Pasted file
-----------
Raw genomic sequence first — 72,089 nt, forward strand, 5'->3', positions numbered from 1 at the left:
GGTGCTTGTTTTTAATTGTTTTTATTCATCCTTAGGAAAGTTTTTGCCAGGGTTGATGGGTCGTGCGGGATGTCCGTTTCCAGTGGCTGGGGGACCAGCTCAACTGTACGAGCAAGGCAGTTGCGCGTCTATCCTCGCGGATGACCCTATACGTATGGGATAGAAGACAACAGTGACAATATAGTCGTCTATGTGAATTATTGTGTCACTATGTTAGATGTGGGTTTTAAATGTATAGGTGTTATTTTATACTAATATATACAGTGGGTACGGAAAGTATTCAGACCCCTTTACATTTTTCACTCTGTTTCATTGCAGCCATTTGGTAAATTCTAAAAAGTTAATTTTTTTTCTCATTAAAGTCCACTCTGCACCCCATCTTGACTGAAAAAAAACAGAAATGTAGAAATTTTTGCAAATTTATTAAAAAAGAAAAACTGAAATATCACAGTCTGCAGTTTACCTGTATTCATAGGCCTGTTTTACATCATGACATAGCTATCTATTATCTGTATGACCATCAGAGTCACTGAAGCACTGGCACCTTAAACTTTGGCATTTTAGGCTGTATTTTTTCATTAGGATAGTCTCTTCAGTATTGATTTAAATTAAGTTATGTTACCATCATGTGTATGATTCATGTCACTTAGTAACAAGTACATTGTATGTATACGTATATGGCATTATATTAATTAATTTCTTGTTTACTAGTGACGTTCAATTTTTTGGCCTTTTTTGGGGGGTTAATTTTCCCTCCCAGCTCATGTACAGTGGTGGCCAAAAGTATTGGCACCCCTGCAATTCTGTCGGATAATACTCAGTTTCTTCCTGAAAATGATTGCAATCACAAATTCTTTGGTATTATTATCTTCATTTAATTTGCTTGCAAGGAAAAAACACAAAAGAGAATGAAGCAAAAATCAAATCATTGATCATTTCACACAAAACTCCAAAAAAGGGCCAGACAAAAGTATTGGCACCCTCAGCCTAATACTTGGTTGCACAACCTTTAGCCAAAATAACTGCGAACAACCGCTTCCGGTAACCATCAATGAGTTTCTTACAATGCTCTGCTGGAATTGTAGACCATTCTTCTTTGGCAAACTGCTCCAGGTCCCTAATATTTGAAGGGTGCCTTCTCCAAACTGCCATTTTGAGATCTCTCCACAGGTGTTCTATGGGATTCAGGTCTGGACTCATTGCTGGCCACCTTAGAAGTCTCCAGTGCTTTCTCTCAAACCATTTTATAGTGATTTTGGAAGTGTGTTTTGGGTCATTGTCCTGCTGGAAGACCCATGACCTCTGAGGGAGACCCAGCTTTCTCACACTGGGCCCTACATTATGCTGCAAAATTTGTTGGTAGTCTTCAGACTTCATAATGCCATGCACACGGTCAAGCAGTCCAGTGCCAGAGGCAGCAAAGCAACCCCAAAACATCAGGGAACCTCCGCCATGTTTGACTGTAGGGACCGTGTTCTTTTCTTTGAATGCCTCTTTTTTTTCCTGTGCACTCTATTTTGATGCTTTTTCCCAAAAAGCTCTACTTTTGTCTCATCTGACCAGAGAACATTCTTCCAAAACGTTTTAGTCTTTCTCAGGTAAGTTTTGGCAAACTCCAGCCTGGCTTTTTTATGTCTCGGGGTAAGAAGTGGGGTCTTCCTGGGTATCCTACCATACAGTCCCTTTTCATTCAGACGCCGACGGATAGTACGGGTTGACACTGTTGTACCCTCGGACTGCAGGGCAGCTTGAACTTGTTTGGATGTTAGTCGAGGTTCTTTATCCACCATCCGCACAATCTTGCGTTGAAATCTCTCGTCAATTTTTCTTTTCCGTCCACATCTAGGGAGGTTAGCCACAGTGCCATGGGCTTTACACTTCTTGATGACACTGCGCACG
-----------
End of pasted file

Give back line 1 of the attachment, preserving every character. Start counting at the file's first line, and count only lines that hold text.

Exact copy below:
Raw genomic sequence first — 72,089 nt, forward strand, 5'->3', positions numbered from 1 at the left: